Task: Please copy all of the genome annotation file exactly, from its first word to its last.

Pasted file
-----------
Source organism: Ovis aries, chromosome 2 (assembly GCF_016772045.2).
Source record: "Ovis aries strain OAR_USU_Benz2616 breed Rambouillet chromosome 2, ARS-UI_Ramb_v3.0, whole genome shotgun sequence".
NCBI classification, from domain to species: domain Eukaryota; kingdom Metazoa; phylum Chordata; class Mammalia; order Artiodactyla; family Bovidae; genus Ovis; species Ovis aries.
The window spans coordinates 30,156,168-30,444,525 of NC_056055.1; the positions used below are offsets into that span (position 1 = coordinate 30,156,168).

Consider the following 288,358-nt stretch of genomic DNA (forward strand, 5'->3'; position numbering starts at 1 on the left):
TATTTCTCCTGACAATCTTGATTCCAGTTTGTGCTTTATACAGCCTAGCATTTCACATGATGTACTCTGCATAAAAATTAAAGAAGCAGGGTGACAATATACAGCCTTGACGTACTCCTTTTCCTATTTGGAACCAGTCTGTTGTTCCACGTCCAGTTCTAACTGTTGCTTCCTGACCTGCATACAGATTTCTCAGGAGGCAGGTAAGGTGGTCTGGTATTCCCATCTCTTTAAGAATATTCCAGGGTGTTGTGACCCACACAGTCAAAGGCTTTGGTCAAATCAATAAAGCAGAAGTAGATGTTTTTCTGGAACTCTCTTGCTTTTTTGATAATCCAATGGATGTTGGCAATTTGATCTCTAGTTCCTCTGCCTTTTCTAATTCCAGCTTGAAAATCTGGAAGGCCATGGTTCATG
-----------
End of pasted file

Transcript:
Source organism: Ovis aries, chromosome 2 (assembly GCF_016772045.2).
Source record: "Ovis aries strain OAR_USU_Benz2616 breed Rambouillet chromosome 2, ARS-UI_Ramb_v3.0, whole genome shotgun sequence".
NCBI classification, from domain to species: domain Eukaryota; kingdom Metazoa; phylum Chordata; class Mammalia; order Artiodactyla; family Bovidae; genus Ovis; species Ovis aries.
The window spans coordinates 30,156,168-30,444,525 of NC_056055.1; the positions used below are offsets into that span (position 1 = coordinate 30,156,168).

Consider the following 288,358-nt stretch of genomic DNA (forward strand, 5'->3'; position numbering starts at 1 on the left):
TATTTCTCCTGACAATCTTGATTCCAGTTTGTGCTTTATACAGCCTAGCATTTCACATGATGTACTCTGCATAAAAATTAAAGAAGCAGGGTGACAATATACAGCCTTGACGTACTCCTTTTCCTATTTGGAACCAGTCTGTTGTTCCACGTCCAGTTCTAACTGTTGCTTCCTGACCTGCATACAGATTTCTCAGGAGGCAGGTAAGGTGGTCTGGTATTCCCATCTCTTTAAGAATATTCCAGGGTGTTGTGACCCACACAGTCAAAGGCTTTGGTCAAATCAATAAAGCAGAAGTAGATGTTTTTCTGGAACTCTCTTGCTTTTTTGATAATCCAATGGATGTTGGCAATTTGATCTCTAGTTCCTCTGCCTTTTCTAATTCCAGCTTGAAAATCTGGAAGGCCATGGTTCATG